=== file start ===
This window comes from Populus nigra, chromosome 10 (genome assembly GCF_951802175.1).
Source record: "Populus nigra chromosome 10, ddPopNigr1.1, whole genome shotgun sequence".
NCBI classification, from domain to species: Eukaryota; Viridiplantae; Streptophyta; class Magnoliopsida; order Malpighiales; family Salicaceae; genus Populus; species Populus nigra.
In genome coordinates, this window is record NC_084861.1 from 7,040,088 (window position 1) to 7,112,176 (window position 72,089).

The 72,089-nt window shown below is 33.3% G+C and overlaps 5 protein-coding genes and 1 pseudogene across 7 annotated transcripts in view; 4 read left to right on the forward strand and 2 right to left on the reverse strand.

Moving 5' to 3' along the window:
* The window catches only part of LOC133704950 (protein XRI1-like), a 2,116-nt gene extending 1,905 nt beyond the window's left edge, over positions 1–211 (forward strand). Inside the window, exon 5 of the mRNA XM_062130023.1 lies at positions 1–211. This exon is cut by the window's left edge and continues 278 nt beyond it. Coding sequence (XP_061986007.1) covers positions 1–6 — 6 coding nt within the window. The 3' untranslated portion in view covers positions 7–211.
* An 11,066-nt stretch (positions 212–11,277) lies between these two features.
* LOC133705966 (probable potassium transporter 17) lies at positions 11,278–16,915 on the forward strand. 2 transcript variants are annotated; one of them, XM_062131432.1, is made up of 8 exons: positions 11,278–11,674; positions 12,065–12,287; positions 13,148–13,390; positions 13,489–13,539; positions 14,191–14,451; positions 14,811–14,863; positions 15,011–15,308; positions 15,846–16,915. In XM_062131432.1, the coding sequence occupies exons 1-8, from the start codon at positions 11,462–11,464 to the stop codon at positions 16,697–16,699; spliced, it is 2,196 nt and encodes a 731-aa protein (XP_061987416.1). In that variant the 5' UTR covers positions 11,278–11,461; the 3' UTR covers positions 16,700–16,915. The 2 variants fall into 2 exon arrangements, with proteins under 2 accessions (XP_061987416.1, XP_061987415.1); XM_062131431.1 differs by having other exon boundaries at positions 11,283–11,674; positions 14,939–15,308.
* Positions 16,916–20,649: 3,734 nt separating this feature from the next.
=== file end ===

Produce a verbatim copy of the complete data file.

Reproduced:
This window comes from Populus nigra, chromosome 10 (genome assembly GCF_951802175.1).
Source record: "Populus nigra chromosome 10, ddPopNigr1.1, whole genome shotgun sequence".
NCBI classification, from domain to species: Eukaryota; Viridiplantae; Streptophyta; class Magnoliopsida; order Malpighiales; family Salicaceae; genus Populus; species Populus nigra.
In genome coordinates, this window is record NC_084861.1 from 7,040,088 (window position 1) to 7,112,176 (window position 72,089).

The 72,089-nt window shown below is 33.3% G+C and overlaps 5 protein-coding genes and 1 pseudogene across 7 annotated transcripts in view; 4 read left to right on the forward strand and 2 right to left on the reverse strand.

Moving 5' to 3' along the window:
* The window catches only part of LOC133704950 (protein XRI1-like), a 2,116-nt gene extending 1,905 nt beyond the window's left edge, over positions 1–211 (forward strand). Inside the window, exon 5 of the mRNA XM_062130023.1 lies at positions 1–211. This exon is cut by the window's left edge and continues 278 nt beyond it. Coding sequence (XP_061986007.1) covers positions 1–6 — 6 coding nt within the window. The 3' untranslated portion in view covers positions 7–211.
* An 11,066-nt stretch (positions 212–11,277) lies between these two features.
* LOC133705966 (probable potassium transporter 17) lies at positions 11,278–16,915 on the forward strand. 2 transcript variants are annotated; one of them, XM_062131432.1, is made up of 8 exons: positions 11,278–11,674; positions 12,065–12,287; positions 13,148–13,390; positions 13,489–13,539; positions 14,191–14,451; positions 14,811–14,863; positions 15,011–15,308; positions 15,846–16,915. In XM_062131432.1, the coding sequence occupies exons 1-8, from the start codon at positions 11,462–11,464 to the stop codon at positions 16,697–16,699; spliced, it is 2,196 nt and encodes a 731-aa protein (XP_061987416.1). In that variant the 5' UTR covers positions 11,278–11,461; the 3' UTR covers positions 16,700–16,915. The 2 variants fall into 2 exon arrangements, with proteins under 2 accessions (XP_061987416.1, XP_061987415.1); XM_062131431.1 differs by having other exon boundaries at positions 11,283–11,674; positions 14,939–15,308.
* Positions 16,916–20,649: 3,734 nt separating this feature from the next.